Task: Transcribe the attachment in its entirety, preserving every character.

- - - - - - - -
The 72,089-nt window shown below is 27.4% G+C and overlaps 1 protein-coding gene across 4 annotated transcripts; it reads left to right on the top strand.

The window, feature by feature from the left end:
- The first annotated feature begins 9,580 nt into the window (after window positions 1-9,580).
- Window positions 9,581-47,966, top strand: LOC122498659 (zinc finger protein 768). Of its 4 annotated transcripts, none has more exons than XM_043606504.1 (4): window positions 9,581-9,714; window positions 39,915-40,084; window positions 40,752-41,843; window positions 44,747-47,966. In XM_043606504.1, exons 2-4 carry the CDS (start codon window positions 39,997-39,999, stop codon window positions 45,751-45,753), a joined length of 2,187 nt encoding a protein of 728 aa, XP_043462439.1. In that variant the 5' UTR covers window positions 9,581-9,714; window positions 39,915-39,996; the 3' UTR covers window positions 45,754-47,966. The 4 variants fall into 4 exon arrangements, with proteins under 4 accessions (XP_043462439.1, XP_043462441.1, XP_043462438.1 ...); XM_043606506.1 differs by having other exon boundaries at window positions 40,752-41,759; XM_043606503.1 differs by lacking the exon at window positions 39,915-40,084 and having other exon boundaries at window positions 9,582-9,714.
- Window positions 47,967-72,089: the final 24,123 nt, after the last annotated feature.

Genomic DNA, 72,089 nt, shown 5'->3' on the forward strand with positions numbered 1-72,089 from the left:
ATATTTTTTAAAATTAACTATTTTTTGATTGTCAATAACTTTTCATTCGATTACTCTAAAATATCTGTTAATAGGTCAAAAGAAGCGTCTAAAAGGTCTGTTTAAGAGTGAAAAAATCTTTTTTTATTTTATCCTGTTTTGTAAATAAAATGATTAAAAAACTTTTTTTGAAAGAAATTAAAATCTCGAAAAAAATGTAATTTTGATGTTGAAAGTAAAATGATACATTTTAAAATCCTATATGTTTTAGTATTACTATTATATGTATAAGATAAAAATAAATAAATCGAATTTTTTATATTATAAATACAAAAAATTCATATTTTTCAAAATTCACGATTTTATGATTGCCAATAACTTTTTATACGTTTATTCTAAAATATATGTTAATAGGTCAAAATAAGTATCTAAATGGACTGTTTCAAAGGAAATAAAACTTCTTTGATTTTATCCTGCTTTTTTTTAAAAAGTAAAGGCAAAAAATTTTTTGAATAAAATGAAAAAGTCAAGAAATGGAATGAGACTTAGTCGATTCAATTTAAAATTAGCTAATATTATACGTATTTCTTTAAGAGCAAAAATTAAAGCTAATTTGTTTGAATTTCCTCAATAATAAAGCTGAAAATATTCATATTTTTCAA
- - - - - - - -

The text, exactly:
The 72,089-nt window shown below is 27.4% G+C and overlaps 1 protein-coding gene across 4 annotated transcripts; it reads left to right on the top strand.

The window, feature by feature from the left end:
- The first annotated feature begins 9,580 nt into the window (after window positions 1-9,580).
- Window positions 9,581-47,966, top strand: LOC122498659 (zinc finger protein 768). Of its 4 annotated transcripts, none has more exons than XM_043606504.1 (4): window positions 9,581-9,714; window positions 39,915-40,084; window positions 40,752-41,843; window positions 44,747-47,966. In XM_043606504.1, exons 2-4 carry the CDS (start codon window positions 39,997-39,999, stop codon window positions 45,751-45,753), a joined length of 2,187 nt encoding a protein of 728 aa, XP_043462439.1. In that variant the 5' UTR covers window positions 9,581-9,714; window positions 39,915-39,996; the 3' UTR covers window positions 45,754-47,966. The 4 variants fall into 4 exon arrangements, with proteins under 4 accessions (XP_043462439.1, XP_043462441.1, XP_043462438.1 ...); XM_043606506.1 differs by having other exon boundaries at window positions 40,752-41,759; XM_043606503.1 differs by lacking the exon at window positions 39,915-40,084 and having other exon boundaries at window positions 9,582-9,714.
- Window positions 47,967-72,089: the final 24,123 nt, after the last annotated feature.

Genomic DNA, 72,089 nt, shown 5'->3' on the forward strand with positions numbered 1-72,089 from the left:
ATATTTTTTAAAATTAACTATTTTTTGATTGTCAATAACTTTTCATTCGATTACTCTAAAATATCTGTTAATAGGTCAAAAGAAGCGTCTAAAAGGTCTGTTTAAGAGTGAAAAAATCTTTTTTTATTTTATCCTGTTTTGTAAATAAAATGATTAAAAAACTTTTTTTGAAAGAAATTAAAATCTCGAAAAAAATGTAATTTTGATGTTGAAAGTAAAATGATACATTTTAAAATCCTATATGTTTTAGTATTACTATTATATGTATAAGATAAAAATAAATAAATCGAATTTTTTATATTATAAATACAAAAAATTCATATTTTTCAAAATTCACGATTTTATGATTGCCAATAACTTTTTATACGTTTATTCTAAAATATATGTTAATAGGTCAAAATAAGTATCTAAATGGACTGTTTCAAAGGAAATAAAACTTCTTTGATTTTATCCTGCTTTTTTTTAAAAAGTAAAGGCAAAAAATTTTTTGAATAAAATGAAAAAGTCAAGAAATGGAATGAGACTTAGTCGATTCAATTTAAAATTAGCTAATATTATACGTATTTCTTTAAGAGCAAAAATTAAAGCTAATTTGTTTGAATTTCCTCAATAATAAAGCTGAAAATATTCATATTTTTCAA